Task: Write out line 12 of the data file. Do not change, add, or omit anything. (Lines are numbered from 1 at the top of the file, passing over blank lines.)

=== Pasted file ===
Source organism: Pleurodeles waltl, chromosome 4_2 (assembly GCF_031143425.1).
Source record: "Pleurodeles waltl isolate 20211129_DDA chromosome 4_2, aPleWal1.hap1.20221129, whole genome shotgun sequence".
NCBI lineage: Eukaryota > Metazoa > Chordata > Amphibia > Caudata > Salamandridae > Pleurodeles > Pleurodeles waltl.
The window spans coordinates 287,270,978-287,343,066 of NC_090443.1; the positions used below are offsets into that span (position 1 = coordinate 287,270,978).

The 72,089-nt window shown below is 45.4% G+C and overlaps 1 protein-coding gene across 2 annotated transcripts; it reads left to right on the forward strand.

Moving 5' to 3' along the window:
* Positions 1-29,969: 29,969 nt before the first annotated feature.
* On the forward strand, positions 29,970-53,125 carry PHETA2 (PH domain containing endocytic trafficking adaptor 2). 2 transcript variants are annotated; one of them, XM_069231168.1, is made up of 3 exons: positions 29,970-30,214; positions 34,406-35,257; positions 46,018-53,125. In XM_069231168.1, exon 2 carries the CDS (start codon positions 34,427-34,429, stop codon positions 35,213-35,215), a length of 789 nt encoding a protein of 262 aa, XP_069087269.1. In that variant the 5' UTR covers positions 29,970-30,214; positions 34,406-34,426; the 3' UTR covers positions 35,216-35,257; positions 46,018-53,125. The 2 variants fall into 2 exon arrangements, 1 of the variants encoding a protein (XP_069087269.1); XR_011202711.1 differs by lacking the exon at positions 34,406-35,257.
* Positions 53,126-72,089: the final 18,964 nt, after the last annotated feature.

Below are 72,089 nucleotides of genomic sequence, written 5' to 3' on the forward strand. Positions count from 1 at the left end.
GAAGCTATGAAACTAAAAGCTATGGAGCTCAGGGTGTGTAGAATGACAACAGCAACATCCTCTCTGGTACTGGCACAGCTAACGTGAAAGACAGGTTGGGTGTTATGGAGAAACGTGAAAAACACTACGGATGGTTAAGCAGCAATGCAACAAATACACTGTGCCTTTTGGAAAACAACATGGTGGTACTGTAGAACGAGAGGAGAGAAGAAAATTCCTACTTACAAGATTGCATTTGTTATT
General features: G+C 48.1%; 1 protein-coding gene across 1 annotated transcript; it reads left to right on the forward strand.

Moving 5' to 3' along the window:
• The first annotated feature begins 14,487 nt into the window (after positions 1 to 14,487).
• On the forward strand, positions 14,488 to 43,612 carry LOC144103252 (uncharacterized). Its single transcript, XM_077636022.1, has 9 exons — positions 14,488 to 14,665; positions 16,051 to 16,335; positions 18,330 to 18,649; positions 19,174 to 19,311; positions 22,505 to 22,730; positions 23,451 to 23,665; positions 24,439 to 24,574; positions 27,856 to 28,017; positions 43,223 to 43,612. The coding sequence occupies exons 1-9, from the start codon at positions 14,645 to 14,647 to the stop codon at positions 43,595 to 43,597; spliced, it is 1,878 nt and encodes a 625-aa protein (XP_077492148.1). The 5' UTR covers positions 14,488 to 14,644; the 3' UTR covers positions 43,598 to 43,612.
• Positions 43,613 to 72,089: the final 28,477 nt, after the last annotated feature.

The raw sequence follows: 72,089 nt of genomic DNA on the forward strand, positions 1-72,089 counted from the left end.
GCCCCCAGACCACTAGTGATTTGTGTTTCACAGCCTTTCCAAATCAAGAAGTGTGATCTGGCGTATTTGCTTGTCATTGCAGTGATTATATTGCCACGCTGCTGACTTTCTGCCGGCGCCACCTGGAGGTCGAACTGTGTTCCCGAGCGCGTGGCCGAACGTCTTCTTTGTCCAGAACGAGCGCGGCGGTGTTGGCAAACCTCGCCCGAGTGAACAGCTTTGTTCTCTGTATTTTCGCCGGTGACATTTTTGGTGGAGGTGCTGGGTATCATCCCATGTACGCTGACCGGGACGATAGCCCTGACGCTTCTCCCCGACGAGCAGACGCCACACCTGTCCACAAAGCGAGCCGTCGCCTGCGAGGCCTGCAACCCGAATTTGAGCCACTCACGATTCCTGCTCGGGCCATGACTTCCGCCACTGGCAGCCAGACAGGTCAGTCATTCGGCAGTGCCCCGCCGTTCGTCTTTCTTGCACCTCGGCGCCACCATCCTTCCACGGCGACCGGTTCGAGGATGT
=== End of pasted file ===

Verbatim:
General features: G+C 48.1%; 1 protein-coding gene across 1 annotated transcript; it reads left to right on the forward strand.